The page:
The power is out. Are you ready?

Reading time: 2 minute(s)
The power is out. Are you ready?

Winter storms that produce high winds, heavy snow and ice accumulation can create widespread electricity outages that may last several hours or sometimes, longer. With wintry conditions, you may find that leaving your home to find temporary shelter or to obtain supplies can be dangerous as roads may not accessible. 
In that case, you decide that you are going to tough out the outage in your home. 

You can’t prevent power outages, but you can prepare for them. If you think there might be an outage from oncoming storms this winter, here are some ideas to help you manage.


What to eat during a power outage?

Top up the pantry with non-perishable food (canned food, granola bars, nuts, crackers, cereals, powdered milk, juices, bottled water, dehydrated soups, pasta, rice, etc.). And make sure that you have a manual can opener! There are numerous websites that speak to making meals without cooking. Print some off and have the necessary pantry items ready, just in case.

Try those websites for ideas:
14 Recipes for Food to Eat When Power Is Out |
Dining in the dark: getting creative in the kitchen during a power outage |
No Cook Meals for When the Power Is Out |


Check your stock of batteries and charge them

Keep a supply of batteries to run flashlights and a portable radio. You should purchase external battery packs for cell phones and have them fully charged. 

During the storm, you could maybe make use of your car, using a 12V-120V power inverter for plugged-in items, or bring in a battery from a lawn mower, motorcycle or ATV that you could attach the inverter to. 

If you have a house that has an active sump pump that clears out accumulated basement water, you should consider installing a battery back-up pump that automatically takes over when the power goes out.


Safe ways to light your home during a power outage

Lamps, battery-operated LED lanterns, light sticks and flashlights are all safe means to light your home during a power outage. You can also bring in outdoor solar lamps.

Only using safe candle holders/jars and lanterns, you can create an old-time pioneer atmosphere while providing some light. Never leave a candle unattended. Always keep some matches or a working lighter on hand.


How to stay warm when the power is out

If you have advanced warning, turn up your thermostats to raise the heat in all the rooms in the house. 

If you didn’t winterize your home last fall, when the power goes out, you may soon be feeling cold air drafts from doorways and windows. Block these drafts with towels. Reduce the frequency of opening and closing outside doors to keep as much heat in as possible.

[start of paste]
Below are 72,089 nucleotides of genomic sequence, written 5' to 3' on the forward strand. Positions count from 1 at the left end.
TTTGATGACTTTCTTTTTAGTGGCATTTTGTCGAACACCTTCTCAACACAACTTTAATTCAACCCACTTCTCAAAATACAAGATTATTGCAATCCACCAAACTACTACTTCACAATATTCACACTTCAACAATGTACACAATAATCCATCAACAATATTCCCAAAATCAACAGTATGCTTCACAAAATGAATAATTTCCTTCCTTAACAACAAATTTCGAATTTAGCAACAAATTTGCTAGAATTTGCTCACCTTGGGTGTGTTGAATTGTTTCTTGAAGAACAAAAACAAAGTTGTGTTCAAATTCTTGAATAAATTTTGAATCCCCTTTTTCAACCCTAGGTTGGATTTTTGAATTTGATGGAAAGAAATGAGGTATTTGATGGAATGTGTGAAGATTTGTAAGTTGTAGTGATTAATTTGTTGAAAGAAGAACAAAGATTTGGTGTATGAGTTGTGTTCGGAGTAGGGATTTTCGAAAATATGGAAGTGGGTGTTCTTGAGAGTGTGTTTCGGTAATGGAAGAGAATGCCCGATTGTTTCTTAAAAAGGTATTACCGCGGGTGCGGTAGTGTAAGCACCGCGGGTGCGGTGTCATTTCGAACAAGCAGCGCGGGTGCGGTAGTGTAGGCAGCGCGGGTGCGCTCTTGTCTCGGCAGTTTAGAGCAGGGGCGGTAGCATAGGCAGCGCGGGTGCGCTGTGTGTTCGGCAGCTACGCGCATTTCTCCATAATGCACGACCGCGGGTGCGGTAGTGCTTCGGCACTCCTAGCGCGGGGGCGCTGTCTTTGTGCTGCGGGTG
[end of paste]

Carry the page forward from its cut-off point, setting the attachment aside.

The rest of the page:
Have your blinds and curtains closed to add some insulation to the windows. If the sun comes out, open the blinds on the sunny side to let in some of that free solar heat. You can even place some dark-coloured material on the floor to take in and hold some of this heat.
Wear several layers of warm, lightweight clothing rather than one layer of heavy clothing. If needed, wear hats, mittens and blankets indoors.


Fridge and freezer: what to throw away and what to keep after a power outage?

If there is advanced notice, you can minimize the temperature inside the appliance by lowering the fridge and freezer thermostats.

At any rate, the fridge will stay cool for 4-6 hours. Some fresh products will need to be consumed or thrown out after 4-6 hours without refrigeration, but others, like jars and bottled condiments, eggs, hard cheeses, butter, margarine, fresh fruits, fruit juice, fresh unpeeled vegetables, etc., can last longer. Avoid opening the fridge door too often or for too long. 

You can always pack the most perishable food in insulated coolers and place the coolers outside or in an unheated garage. Keep an eye on these so that they don’t freeze. Or alternatively, if stored inside, pack some snow in freezer bags and place the bagged snow in the cooler. Refresh the snow as needed. 

A full freezer can last about 24 or maybe 36 hours. If it is cold enough and you have enough storage bins, you can move the frozen food into these bins and place them outside. If you do decide to evacuate your home, it is suggested that you place an ice cube bag in the freezer: if the cubes melt and the melted water re-freezes, then you know your food is probably compromised. You’ll have to throw the freezer food out.


Heat sources during a power outage

Gas or wood stoves/fireplaces:

Super for heating up an area of the house. Make sure that they have been maintained properly, and in the case of a wood burning fireplace, that you have a supply of dry firewood handy. 

Portable propane or kerosene heaters:

Are safe only if they are labelled “indoor safe” and you follow the manufacturer’s instructions. These are available online or at hardware stores, ranging in cost from $80-$500. Keep an outside window opened approximately an inch whenever you are operating these units.